Although the similarities between 1990s China and the Pine Ridge Native American reservation in South Dakota may not be immediately obvious, Chloe Zhao explains those parallels exist in her first feature, Songs My Brother Taught Me, which is screening in Directors Fortnight.
“The young people on Pine Ridge remind me of my early years in China when the country first opened to the West,” says Beijing-born Zhao, who studied political science in Massachusetts and filmmaking at NYU.
“They can be in the middle of the Badlands but also on Facebook and in touch with what young people are doing all over the world. They’re very confused and dealing with identity issues in a similar way I did as a teenager, when I didn’t quite believe what my country or family were telling me.”
Her film, which premiered to critical acclaim at Sundance and was picked up by Fortissimo Films, tells the story of a Native American teenage boy who is planning to leave the reservation when his father dies and he feels compelled to stay and look after his 13-year-old sister.
Zhao spent 17 months over three years living on the reservation while she wrote her script. “I just turned up and started knocking on doors and everyone was very inviting – although I think it helped that I look like this,” Zhao says. “People just thought it was funny that a Chinese girl wanted to make a film about them.”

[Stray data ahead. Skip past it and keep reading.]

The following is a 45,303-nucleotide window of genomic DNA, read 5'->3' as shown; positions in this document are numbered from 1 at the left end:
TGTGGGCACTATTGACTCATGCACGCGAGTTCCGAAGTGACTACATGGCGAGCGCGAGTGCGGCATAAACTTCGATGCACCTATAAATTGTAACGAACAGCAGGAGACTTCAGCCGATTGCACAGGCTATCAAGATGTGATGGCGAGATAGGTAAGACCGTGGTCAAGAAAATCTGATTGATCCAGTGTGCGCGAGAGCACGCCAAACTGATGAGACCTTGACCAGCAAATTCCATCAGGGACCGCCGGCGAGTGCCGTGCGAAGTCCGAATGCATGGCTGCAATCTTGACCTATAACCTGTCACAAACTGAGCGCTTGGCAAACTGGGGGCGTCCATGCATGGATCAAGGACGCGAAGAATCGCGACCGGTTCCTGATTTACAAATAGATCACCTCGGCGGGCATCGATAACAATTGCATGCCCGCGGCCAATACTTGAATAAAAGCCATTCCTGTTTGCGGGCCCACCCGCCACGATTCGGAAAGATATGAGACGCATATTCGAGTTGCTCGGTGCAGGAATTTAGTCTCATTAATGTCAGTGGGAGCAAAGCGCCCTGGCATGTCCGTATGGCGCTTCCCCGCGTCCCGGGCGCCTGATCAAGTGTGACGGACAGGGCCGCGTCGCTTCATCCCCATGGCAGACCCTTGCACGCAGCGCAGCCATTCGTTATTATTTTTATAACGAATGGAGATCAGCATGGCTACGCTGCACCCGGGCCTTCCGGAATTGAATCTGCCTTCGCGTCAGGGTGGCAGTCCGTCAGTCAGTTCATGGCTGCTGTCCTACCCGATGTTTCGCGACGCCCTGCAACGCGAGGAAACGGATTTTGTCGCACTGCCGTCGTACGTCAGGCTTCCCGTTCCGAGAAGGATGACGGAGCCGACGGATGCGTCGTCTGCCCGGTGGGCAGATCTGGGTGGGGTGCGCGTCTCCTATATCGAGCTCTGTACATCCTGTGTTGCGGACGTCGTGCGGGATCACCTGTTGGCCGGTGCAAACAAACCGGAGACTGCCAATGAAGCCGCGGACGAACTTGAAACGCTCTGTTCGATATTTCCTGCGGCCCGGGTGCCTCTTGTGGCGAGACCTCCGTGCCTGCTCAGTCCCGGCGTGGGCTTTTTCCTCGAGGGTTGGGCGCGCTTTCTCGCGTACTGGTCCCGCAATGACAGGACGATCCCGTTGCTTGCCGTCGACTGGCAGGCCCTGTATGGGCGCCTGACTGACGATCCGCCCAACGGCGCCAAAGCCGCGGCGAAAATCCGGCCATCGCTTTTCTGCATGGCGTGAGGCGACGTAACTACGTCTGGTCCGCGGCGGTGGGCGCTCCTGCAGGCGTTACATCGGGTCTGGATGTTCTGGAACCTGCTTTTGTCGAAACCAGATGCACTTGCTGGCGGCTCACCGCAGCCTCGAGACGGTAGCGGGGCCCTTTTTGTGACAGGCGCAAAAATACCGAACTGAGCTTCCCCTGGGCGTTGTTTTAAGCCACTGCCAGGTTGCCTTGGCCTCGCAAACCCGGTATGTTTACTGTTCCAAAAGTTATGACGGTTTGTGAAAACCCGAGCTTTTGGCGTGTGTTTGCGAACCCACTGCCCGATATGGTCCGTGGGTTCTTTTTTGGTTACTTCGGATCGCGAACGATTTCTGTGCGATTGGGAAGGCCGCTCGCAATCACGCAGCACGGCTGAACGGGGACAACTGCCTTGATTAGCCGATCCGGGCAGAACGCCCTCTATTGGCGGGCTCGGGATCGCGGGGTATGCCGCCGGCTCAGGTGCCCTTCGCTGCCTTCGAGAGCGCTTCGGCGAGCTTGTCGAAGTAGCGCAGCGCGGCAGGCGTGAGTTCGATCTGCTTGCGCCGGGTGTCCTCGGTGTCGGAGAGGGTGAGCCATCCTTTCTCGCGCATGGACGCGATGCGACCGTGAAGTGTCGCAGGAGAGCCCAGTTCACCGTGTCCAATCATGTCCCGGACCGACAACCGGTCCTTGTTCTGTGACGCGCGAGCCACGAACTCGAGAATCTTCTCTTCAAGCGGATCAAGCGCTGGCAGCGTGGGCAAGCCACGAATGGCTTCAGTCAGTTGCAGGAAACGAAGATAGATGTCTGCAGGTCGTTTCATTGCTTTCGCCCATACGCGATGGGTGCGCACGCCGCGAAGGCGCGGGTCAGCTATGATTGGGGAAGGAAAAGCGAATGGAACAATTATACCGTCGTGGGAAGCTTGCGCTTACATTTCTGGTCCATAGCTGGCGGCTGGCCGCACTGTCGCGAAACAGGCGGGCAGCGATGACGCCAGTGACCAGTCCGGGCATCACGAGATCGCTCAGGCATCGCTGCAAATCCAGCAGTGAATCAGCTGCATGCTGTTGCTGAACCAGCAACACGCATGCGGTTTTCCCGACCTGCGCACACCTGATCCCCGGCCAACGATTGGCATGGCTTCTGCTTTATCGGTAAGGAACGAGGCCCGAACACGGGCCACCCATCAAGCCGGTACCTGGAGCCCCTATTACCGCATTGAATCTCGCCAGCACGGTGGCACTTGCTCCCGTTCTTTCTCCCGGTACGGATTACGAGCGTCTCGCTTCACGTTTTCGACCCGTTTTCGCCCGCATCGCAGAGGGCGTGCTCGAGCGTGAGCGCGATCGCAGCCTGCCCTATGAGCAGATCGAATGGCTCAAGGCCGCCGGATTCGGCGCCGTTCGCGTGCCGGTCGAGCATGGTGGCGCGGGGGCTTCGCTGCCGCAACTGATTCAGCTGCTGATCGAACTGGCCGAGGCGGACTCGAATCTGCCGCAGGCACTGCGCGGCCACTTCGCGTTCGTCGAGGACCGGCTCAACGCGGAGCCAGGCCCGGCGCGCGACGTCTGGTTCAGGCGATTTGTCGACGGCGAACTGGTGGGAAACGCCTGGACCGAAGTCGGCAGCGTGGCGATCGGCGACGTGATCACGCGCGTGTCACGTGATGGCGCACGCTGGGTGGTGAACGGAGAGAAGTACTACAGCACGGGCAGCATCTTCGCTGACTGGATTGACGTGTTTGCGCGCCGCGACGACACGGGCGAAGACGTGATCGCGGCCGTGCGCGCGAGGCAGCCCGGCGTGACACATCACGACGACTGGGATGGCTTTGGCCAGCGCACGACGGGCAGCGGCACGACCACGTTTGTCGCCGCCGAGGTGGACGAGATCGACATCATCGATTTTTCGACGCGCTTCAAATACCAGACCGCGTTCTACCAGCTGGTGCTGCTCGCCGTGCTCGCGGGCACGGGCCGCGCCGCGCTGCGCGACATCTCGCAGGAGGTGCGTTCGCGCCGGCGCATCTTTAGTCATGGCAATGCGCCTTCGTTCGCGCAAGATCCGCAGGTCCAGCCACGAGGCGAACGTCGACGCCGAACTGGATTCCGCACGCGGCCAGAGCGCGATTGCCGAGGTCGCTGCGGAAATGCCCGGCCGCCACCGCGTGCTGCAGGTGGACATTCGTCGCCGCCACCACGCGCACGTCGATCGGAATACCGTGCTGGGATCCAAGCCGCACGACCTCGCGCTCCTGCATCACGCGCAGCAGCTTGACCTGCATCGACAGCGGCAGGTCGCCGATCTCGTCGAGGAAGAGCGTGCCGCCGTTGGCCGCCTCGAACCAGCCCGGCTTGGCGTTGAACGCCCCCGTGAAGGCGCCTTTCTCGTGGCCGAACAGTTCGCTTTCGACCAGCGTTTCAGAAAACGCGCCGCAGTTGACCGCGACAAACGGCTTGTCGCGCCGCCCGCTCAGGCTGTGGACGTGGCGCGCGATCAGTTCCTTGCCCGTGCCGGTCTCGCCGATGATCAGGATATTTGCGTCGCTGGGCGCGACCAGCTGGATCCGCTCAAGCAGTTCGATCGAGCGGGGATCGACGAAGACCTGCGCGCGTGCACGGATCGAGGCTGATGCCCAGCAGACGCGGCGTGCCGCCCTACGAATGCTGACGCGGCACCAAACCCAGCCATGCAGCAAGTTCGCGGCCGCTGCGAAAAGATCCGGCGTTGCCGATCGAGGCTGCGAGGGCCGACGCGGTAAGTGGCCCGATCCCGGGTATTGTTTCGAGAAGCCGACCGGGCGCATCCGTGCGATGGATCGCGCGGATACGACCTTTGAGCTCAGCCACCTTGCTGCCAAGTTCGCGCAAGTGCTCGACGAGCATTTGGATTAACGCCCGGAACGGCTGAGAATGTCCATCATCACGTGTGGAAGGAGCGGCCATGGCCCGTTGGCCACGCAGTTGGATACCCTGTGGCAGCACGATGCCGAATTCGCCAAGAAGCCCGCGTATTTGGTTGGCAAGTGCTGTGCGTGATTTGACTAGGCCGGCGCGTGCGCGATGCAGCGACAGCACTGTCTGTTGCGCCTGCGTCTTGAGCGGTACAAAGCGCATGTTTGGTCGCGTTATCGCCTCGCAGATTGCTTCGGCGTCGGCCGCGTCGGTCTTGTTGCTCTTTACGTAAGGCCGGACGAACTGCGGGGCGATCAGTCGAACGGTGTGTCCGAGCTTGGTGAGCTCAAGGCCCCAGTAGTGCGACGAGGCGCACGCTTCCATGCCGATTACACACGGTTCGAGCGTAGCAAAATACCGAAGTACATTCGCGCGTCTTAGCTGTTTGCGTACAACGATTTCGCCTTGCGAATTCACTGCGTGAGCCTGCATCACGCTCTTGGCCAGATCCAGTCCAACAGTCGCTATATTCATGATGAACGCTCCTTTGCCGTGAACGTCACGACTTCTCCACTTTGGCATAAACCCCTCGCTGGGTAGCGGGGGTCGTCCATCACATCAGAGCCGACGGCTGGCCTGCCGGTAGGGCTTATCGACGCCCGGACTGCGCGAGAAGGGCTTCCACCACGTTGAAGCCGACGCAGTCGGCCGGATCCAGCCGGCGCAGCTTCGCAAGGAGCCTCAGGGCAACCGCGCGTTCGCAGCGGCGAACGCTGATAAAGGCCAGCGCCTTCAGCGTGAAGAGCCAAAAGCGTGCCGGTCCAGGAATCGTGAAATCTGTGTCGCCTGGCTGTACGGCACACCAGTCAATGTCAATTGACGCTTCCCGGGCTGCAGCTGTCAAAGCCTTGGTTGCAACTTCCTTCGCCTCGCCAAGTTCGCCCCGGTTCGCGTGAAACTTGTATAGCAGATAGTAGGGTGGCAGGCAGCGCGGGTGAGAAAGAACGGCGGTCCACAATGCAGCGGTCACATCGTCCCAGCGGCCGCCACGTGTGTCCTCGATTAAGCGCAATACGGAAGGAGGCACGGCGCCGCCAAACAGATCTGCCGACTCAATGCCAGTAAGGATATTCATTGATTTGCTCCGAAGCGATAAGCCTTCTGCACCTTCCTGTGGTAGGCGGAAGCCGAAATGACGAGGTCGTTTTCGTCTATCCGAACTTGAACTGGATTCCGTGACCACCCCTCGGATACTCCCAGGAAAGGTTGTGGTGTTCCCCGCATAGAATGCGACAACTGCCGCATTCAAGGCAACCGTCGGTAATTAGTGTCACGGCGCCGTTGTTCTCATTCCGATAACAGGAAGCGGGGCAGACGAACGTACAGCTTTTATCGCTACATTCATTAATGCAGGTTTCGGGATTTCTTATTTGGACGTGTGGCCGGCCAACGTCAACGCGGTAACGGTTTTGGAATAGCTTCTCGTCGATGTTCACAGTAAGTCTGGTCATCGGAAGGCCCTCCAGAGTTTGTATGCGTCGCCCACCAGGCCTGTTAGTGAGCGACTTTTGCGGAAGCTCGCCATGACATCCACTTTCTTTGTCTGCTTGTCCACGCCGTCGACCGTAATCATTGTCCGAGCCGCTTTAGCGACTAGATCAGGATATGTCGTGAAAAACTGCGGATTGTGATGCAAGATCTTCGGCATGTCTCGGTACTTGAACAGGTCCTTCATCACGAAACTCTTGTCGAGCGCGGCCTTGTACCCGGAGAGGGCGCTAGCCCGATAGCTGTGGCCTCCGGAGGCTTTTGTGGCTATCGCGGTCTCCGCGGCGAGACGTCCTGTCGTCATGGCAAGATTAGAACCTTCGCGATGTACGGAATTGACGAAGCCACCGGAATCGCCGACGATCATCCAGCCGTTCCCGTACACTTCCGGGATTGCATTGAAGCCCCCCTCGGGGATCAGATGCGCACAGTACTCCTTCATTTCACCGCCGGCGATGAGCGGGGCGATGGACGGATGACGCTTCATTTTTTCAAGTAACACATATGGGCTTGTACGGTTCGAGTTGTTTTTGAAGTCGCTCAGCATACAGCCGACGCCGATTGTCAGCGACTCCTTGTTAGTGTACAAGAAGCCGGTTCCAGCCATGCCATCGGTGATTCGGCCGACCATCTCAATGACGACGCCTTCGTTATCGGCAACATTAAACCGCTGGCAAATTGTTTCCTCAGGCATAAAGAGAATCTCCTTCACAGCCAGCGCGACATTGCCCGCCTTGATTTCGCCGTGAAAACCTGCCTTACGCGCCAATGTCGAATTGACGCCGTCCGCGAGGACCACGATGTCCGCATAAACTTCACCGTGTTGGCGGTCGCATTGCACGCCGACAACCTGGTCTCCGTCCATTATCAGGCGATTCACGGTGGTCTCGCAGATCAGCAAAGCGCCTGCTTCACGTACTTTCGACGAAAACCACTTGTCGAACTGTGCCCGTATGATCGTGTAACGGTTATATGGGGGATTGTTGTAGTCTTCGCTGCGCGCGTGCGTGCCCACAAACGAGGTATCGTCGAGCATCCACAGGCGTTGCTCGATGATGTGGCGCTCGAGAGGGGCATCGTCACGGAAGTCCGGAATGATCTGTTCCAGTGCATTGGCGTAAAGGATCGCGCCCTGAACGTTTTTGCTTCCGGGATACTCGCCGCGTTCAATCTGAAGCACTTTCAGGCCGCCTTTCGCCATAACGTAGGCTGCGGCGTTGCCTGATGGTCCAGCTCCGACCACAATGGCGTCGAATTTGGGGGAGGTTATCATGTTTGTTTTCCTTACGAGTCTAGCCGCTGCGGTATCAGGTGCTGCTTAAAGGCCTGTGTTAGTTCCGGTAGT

After 30 drafts, Zhao eventually tossed away half her script to make something more deeply rooted in the real-life characters and events she encountered. She filmed with non-professional actors, using the grant money she had received from institutions including IFP and Film Independent.
Ironically, she met an investor – Forest Whitaker and Nina Yang Bongiovi’s Significant Productions – just before she started filming. Afraid of losing her main characters, and the tiny shooting window available in the harsh climate of the plains, she went ahead without their investment, although they later financed post-production.
Zhao says she is constantly asked why a Chinese woman wanted to make a film about Native Americans – but finds this less of a problem than people’s expectations that her film has to represent the entire culture.
“I think I offer an outsider perspective, but one film cannot be representative of Pine Ridge,” Zhao says. “If people leave the theatre and feel like they’ve gotten to know a couple of very diverse and complex individuals, then I’ll be happy.”